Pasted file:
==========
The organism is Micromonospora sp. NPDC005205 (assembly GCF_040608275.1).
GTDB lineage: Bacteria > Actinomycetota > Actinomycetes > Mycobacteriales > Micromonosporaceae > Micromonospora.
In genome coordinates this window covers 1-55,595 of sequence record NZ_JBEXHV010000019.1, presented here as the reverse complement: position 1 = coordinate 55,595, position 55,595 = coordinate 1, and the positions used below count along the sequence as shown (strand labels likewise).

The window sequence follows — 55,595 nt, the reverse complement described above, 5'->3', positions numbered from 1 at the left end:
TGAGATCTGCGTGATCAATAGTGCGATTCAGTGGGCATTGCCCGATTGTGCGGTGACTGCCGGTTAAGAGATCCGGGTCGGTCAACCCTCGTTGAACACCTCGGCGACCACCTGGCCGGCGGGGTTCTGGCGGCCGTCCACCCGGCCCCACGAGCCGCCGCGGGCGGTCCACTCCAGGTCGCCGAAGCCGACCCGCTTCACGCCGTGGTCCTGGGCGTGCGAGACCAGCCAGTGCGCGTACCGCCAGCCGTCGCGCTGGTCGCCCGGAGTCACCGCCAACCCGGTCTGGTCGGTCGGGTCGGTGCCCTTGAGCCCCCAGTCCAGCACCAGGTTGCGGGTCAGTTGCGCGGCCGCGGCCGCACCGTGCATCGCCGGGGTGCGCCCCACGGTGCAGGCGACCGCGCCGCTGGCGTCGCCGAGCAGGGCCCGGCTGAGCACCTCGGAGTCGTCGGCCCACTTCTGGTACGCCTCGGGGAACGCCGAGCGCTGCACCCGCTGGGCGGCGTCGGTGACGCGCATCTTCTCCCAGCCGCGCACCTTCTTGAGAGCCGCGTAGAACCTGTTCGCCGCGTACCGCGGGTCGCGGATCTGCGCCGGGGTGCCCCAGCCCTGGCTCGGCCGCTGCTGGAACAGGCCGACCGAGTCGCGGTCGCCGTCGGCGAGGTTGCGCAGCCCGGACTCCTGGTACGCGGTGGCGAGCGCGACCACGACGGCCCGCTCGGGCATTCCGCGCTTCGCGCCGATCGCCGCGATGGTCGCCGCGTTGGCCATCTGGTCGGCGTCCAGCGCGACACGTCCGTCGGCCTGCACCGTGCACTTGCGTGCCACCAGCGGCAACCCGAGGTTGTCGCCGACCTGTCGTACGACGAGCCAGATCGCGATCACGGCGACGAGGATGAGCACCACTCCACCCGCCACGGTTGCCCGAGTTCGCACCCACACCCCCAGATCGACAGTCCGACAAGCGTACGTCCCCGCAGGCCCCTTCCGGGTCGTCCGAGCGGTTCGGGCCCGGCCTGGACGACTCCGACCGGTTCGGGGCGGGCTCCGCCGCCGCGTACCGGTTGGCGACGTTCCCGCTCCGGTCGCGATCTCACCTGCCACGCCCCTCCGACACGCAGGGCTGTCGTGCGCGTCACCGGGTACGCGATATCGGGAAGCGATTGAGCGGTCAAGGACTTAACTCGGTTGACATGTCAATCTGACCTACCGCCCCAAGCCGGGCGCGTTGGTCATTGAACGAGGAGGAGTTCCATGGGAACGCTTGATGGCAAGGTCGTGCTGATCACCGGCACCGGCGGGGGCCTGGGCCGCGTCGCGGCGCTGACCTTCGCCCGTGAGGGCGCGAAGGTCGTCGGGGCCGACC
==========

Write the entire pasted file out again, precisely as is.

The organism is Micromonospora sp. NPDC005205 (assembly GCF_040608275.1).
GTDB lineage: Bacteria > Actinomycetota > Actinomycetes > Mycobacteriales > Micromonosporaceae > Micromonospora.
In genome coordinates this window covers 1-55,595 of sequence record NZ_JBEXHV010000019.1, presented here as the reverse complement: position 1 = coordinate 55,595, position 55,595 = coordinate 1, and the positions used below count along the sequence as shown (strand labels likewise).

The window sequence follows — 55,595 nt, the reverse complement described above, 5'->3', positions numbered from 1 at the left end:
TGAGATCTGCGTGATCAATAGTGCGATTCAGTGGGCATTGCCCGATTGTGCGGTGACTGCCGGTTAAGAGATCCGGGTCGGTCAACCCTCGTTGAACACCTCGGCGACCACCTGGCCGGCGGGGTTCTGGCGGCCGTCCACCCGGCCCCACGAGCCGCCGCGGGCGGTCCACTCCAGGTCGCCGAAGCCGACCCGCTTCACGCCGTGGTCCTGGGCGTGCGAGACCAGCCAGTGCGCGTACCGCCAGCCGTCGCGCTGGTCGCCCGGAGTCACCGCCAACCCGGTCTGGTCGGTCGGGTCGGTGCCCTTGAGCCCCCAGTCCAGCACCAGGTTGCGGGTCAGTTGCGCGGCCGCGGCCGCACCGTGCATCGCCGGGGTGCGCCCCACGGTGCAGGCGACCGCGCCGCTGGCGTCGCCGAGCAGGGCCCGGCTGAGCACCTCGGAGTCGTCGGCCCACTTCTGGTACGCCTCGGGGAACGCCGAGCGCTGCACCCGCTGGGCGGCGTCGGTGACGCGCATCTTCTCCCAGCCGCGCACCTTCTTGAGAGCCGCGTAGAACCTGTTCGCCGCGTACCGCGGGTCGCGGATCTGCGCCGGGGTGCCCCAGCCCTGGCTCGGCCGCTGCTGGAACAGGCCGACCGAGTCGCGGTCGCCGTCGGCGAGGTTGCGCAGCCCGGACTCCTGGTACGCGGTGGCGAGCGCGACCACGACGGCCCGCTCGGGCATTCCGCGCTTCGCGCCGATCGCCGCGATGGTCGCCGCGTTGGCCATCTGGTCGGCGTCCAGCGCGACACGTCCGTCGGCCTGCACCGTGCACTTGCGTGCCACCAGCGGCAACCCGAGGTTGTCGCCGACCTGTCGTACGACGAGCCAGATCGCGATCACGGCGACGAGGATGAGCACCACTCCACCCGCCACGGTTGCCCGAGTTCGCACCCACACCCCCAGATCGACAGTCCGACAAGCGTACGTCCCCGCAGGCCCCTTCCGGGTCGTCCGAGCGGTTCGGGCCCGGCCTGGACGACTCCGACCGGTTCGGGGCGGGCTCCGCCGCCGCGTACCGGTTGGCGACGTTCCCGCTCCGGTCGCGATCTCACCTGCCACGCCCCTCCGACACGCAGGGCTGTCGTGCGCGTCACCGGGTACGCGATATCGGGAAGCGATTGAGCGGTCAAGGACTTAACTCGGTTGACATGTCAATCTGACCTACCGCCCCAAGCCGGGCGCGTTGGTCATTGAACGAGGAGGAGTTCCATGGGAACGCTTGATGGCAAGGTCGTGCTGATCACCGGCACCGGCGGGGGCCTGGGCCGCGTCGCGGCGCTGACCTTCGCCCGTGAGGGCGCGAAGGTCGTCGGGGCCGACC